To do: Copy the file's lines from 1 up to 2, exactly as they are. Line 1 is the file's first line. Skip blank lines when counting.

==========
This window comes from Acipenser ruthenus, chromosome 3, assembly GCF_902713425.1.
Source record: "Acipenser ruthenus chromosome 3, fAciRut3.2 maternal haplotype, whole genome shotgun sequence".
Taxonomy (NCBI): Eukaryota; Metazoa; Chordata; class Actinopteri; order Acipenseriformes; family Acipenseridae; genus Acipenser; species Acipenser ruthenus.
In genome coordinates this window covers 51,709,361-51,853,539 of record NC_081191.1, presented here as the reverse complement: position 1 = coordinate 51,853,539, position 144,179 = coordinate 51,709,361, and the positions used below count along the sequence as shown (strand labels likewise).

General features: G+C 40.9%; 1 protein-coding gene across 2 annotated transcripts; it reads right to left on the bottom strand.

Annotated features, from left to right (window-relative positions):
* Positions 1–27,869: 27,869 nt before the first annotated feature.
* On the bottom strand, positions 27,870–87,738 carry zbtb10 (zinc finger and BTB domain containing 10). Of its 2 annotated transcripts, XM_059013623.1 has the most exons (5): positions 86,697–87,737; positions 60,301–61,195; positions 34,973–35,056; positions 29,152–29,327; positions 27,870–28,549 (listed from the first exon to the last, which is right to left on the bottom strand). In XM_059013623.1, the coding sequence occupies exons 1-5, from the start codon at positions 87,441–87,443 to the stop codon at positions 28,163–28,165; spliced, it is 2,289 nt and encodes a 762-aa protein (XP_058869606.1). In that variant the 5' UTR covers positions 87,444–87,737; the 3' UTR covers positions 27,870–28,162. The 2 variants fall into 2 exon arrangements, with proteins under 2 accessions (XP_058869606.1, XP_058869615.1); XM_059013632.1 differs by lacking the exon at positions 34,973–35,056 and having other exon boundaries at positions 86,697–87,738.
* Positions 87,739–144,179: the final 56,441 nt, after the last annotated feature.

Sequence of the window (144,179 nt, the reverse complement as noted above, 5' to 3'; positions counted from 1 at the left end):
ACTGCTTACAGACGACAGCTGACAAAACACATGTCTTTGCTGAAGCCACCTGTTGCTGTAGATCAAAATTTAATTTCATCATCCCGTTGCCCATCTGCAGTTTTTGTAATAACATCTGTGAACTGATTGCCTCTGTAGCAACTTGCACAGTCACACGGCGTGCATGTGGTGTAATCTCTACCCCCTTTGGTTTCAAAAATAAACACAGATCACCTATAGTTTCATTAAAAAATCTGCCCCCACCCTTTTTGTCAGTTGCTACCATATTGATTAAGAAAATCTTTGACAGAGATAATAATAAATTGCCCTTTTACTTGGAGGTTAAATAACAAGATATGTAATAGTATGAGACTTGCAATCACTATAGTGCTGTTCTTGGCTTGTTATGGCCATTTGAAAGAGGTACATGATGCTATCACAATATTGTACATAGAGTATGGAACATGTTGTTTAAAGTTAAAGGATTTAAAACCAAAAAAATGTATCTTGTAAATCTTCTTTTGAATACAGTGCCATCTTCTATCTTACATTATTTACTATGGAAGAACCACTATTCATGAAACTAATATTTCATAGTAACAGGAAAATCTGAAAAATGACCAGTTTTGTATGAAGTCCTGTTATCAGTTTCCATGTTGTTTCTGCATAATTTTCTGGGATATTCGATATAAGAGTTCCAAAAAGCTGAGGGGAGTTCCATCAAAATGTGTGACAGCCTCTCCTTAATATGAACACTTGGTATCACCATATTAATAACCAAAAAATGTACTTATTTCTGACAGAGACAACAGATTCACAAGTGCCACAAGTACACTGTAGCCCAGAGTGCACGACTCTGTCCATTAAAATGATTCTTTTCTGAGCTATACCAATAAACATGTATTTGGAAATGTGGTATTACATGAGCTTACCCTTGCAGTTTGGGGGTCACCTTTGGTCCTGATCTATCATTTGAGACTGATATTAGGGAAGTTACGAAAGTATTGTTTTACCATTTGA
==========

This window comes from Acipenser ruthenus, chromosome 3, assembly GCF_902713425.1.
Source record: "Acipenser ruthenus chromosome 3, fAciRut3.2 maternal haplotype, whole genome shotgun sequence".